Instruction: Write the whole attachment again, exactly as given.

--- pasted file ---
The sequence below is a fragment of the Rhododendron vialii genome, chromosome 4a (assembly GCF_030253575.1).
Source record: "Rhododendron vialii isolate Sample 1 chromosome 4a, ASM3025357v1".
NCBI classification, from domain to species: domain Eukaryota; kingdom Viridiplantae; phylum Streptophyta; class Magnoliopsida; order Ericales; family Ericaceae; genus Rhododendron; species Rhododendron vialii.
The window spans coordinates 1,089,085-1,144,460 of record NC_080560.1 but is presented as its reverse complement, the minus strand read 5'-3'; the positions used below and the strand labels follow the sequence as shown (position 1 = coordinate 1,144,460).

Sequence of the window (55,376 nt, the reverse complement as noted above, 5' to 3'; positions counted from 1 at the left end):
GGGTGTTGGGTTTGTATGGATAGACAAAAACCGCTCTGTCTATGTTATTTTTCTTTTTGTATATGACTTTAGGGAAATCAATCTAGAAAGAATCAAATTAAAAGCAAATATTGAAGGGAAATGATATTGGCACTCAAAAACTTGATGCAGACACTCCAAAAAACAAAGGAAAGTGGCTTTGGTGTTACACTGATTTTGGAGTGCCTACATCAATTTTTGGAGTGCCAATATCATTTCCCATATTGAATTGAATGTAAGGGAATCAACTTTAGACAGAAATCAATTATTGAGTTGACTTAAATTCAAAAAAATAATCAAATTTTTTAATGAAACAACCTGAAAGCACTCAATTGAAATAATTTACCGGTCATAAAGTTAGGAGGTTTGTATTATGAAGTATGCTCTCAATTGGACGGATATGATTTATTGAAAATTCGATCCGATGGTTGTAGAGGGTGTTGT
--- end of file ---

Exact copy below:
The sequence below is a fragment of the Rhododendron vialii genome, chromosome 4a (assembly GCF_030253575.1).
Source record: "Rhododendron vialii isolate Sample 1 chromosome 4a, ASM3025357v1".
NCBI classification, from domain to species: domain Eukaryota; kingdom Viridiplantae; phylum Streptophyta; class Magnoliopsida; order Ericales; family Ericaceae; genus Rhododendron; species Rhododendron vialii.
The window spans coordinates 1,089,085-1,144,460 of record NC_080560.1 but is presented as its reverse complement, the minus strand read 5'-3'; the positions used below and the strand labels follow the sequence as shown (position 1 = coordinate 1,144,460).

Sequence of the window (55,376 nt, the reverse complement as noted above, 5' to 3'; positions counted from 1 at the left end):
GGGTGTTGGGTTTGTATGGATAGACAAAAACCGCTCTGTCTATGTTATTTTTCTTTTTGTATATGACTTTAGGGAAATCAATCTAGAAAGAATCAAATTAAAAGCAAATATTGAAGGGAAATGATATTGGCACTCAAAAACTTGATGCAGACACTCCAAAAAACAAAGGAAAGTGGCTTTGGTGTTACACTGATTTTGGAGTGCCTACATCAATTTTTGGAGTGCCAATATCATTTCCCATATTGAATTGAATGTAAGGGAATCAACTTTAGACAGAAATCAATTATTGAGTTGACTTAAATTCAAAAAAATAATCAAATTTTTTAATGAAACAACCTGAAAGCACTCAATTGAAATAATTTACCGGTCATAAAGTTAGGAGGTTTGTATTATGAAGTATGCTCTCAATTGGACGGATATGATTTATTGAAAATTCGATCCGATGGTTGTAGAGGGTGTTGT